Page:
Apple Is About to Roll Out Privacy Changes, And Advertisers Worry They’ll Make It Harder To Tell If Their Ads Are Working
Apple's looming privacy changes are about to upend digital advertising.
The controls are expected to take effect in March and will require app developers to ask users for permission before tracking them via Apple's Identifier for Advertisers (IDFA). They're expected to dent advertisers' ability to pinpoint ads for people and see if they're working.
"This is our industry's equivalent of Y2K," Doug Rozen, the CEO of Dentsu Media Americas, said.
One big concern for advertisers is how Apple's policy will limit campaign measurement and attribution on Facebook, with the measurement startup Measured's chief technology officer, Madan Bharadwaj, calling it "a huge blow to measurement." While these changes affect the whole mobile-app ecosystem, many advertisers rely on Facebook and its massive Audience Network to run and personalize ads on their own platforms and other third-party apps.
Facebook said it would shutter conversion-lift studies in a blog post published last week. Such studies use test and control groups to measure incremental returns on ad campaigns and gauge people's propensity to buy the products after seeing ads on the platform, and have been widely used in recent years by a variety of advertisers, including Dick's Sporting Goods and eBay.
With these lift tests going away, some buyers said they expected the industry to go back to older measurement techniques like geo matched-market testing, where advertisers would test TV campaigns by comparing results from ads in one geographical market with another similar market where the TV campaign wasn't aired. One media buyer, who spoke on condition of anonymity because they weren't authorized to speak publicly, said Facebook was running a beta test for such a tool.
"It's like going back to the 'Mad Men' era," Bharadwaj said. "It's not the most high-quality approach, but you can automate it a lot more today."
For others, measurement getting less granular isn't necessarily bad. Andrew Richardson, the senior vice president of analytics and marketing science at the performance-marketing agency Tinuiti, said the IDFA changes would lead advertisers to opt for approaches like media-mix modeling and use insights from a variety of sources, rather than one platform like Facebook.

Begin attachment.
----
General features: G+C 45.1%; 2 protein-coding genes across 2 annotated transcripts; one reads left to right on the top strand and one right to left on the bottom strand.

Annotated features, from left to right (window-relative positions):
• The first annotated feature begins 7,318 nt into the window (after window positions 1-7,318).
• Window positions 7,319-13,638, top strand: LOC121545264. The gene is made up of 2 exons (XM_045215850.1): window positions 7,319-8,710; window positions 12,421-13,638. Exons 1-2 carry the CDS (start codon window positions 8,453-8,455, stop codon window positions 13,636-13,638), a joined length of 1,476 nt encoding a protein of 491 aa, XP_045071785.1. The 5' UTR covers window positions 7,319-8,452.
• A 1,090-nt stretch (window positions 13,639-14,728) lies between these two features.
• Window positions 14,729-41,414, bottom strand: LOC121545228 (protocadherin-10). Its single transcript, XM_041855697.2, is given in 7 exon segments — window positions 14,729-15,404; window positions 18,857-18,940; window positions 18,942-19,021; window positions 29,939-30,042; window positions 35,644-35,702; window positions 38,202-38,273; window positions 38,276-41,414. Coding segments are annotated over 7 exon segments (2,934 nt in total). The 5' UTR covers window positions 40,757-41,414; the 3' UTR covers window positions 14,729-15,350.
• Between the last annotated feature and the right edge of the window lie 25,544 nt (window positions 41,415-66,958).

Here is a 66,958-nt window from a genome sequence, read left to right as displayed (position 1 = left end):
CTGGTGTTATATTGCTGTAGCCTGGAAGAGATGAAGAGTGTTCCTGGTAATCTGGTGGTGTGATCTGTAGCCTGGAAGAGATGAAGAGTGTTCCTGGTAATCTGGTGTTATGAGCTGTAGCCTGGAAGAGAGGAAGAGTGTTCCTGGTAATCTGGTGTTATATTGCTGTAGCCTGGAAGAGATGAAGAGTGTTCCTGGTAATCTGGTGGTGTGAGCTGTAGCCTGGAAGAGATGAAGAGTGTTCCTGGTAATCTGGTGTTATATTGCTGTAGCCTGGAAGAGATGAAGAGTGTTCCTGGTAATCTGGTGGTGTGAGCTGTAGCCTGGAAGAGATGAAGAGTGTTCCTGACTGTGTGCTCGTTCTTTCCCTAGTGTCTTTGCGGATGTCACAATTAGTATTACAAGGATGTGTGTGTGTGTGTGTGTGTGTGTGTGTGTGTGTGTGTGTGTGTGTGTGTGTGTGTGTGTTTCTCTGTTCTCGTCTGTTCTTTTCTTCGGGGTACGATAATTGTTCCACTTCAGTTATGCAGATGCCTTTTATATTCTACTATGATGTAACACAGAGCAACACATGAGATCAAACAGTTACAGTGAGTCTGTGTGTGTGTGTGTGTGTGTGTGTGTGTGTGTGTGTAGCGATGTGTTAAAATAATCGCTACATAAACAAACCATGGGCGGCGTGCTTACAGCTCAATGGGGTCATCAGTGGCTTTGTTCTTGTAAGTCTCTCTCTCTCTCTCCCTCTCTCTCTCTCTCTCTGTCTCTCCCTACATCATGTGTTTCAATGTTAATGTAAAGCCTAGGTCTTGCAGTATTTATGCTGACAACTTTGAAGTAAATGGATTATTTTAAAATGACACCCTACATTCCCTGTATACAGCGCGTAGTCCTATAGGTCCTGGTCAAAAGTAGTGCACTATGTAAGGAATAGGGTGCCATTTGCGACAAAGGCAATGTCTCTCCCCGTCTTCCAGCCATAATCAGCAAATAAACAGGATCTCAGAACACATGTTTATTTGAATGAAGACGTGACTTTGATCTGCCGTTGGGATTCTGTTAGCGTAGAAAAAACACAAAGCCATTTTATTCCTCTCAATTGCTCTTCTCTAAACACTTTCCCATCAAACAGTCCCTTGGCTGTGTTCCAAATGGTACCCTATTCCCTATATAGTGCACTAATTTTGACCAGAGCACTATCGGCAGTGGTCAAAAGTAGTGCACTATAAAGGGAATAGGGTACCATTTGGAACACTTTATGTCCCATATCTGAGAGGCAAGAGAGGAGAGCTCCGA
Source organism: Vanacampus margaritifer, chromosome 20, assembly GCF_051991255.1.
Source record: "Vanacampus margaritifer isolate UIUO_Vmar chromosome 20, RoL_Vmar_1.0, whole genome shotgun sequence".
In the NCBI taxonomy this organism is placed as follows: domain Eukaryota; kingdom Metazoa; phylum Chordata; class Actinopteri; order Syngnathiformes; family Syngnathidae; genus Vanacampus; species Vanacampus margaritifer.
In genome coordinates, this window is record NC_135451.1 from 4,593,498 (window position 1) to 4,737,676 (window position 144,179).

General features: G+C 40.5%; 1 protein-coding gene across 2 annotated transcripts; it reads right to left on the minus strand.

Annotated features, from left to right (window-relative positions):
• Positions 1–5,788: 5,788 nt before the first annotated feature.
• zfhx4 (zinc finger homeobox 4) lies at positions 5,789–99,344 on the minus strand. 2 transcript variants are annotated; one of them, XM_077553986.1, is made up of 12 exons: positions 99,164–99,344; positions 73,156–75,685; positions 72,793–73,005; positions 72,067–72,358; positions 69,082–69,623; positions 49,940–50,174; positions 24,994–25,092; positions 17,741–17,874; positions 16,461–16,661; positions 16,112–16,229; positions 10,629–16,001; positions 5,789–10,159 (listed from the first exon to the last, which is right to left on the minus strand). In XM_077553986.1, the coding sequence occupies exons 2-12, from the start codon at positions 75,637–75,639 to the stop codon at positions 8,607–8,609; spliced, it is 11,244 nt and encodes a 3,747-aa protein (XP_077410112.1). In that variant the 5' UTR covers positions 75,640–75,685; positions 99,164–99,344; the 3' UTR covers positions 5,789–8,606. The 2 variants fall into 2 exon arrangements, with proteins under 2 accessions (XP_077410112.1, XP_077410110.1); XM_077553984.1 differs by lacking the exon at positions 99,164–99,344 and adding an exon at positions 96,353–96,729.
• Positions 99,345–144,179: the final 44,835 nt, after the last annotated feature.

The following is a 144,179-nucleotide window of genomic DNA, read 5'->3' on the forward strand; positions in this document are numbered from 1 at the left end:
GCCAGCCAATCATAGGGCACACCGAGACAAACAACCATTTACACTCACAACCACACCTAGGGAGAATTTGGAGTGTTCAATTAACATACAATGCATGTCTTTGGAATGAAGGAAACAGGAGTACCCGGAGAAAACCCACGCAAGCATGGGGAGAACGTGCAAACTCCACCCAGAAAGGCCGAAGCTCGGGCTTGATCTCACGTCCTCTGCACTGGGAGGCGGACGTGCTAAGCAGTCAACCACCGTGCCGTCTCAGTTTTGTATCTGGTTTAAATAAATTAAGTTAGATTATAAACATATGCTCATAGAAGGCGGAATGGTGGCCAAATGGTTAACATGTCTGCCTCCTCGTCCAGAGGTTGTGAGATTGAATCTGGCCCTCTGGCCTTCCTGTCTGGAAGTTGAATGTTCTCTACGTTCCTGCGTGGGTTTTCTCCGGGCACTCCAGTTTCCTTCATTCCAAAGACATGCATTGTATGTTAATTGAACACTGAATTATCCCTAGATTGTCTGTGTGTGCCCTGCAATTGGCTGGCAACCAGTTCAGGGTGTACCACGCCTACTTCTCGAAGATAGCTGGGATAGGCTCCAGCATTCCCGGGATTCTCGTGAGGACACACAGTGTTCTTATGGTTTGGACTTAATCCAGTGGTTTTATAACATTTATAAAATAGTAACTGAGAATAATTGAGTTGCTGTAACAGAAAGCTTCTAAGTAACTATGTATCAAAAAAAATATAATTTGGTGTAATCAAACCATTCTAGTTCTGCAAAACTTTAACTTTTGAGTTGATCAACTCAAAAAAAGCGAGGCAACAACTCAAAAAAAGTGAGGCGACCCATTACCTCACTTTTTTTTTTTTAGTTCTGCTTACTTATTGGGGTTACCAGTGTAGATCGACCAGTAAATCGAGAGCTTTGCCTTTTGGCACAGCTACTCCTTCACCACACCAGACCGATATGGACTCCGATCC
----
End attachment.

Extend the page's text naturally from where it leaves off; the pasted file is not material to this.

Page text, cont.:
Facebook, for its part, said it had started informing advertisers about the effects to conversion lift and giving them guidance to prepare for the changes.
The changes are also expected to hurt Facebook's own business, the company said. IDFAs going away could wipe out as much as 7% — or $5 billion — of Facebook's total revenue in the second quarter of 2021, according to the mobile consultant Eric Seufert. The company also has a new ad campaign touting how it helps small businesses personalize their advertising.
Apple's changes could especially hurt DTC advertisers
Buyers said they were preparing advertisers for the impact by encouraging them to beef up their first-party data. Some brands have been getting increasingly creative with gathering first-party data as Apple and Google clamp down on ad targeting and privacy regulations loom. Google said this week that it would no longer track individual users as they browse the web, as part of its move to eliminate third-party cookies that are used to target digital ads.
It's unknown how many Apple users will opt out of being tracked when given the choice. More than 50% of mobile marketers surveyed by the mobile-attribution provider AppsFlyer and MMA Global in September said they expected at least a 50% reduction in the availability of IDFAs to them once the changes took effect.
The impact could be particularly devastating for a subset of advertisers, including direct-to-consumer and other direct-response advertisers that rely heavily on the Facebook ad ecosystem for performance marketing and user acquisition, ad buyers told Insider. The dating app Bumble, for example, said Apple's changes could hamper its business. Facebook itself relies on such advertisers for the bulk of its advertising revenue.
"Performance-driven brands that have built their entire user-acquisition engines on the back of Facebook measurement and attribution are on edge," Measured's Bharadwaj said. "Brand advertising, where you throw half a million dollars on a campaign and can't measure everything as granularly, is just not the type of advertising that they can afford to do."
If people don't opt in, targeting and tracking them across media channels including Facebook will get harder, making it more difficult to measure how ads work on the platform, Simon Poulton, the vice president of digital intelligence at the digital-ad agency Wpromote, said. This may prompt small businesses that make up the bulk of Facebook's advertisers to cut spending in the short term, which would hurt their growth, he said.
"When you're dealing with million-dollar budgets, some targeting-efficiency losses hurt, but you are more resilient to explore new targeting techniques," he said. "But smaller brands typically have much smaller budgets and may not be able to maintain investment levels if they aren't seeing the returns."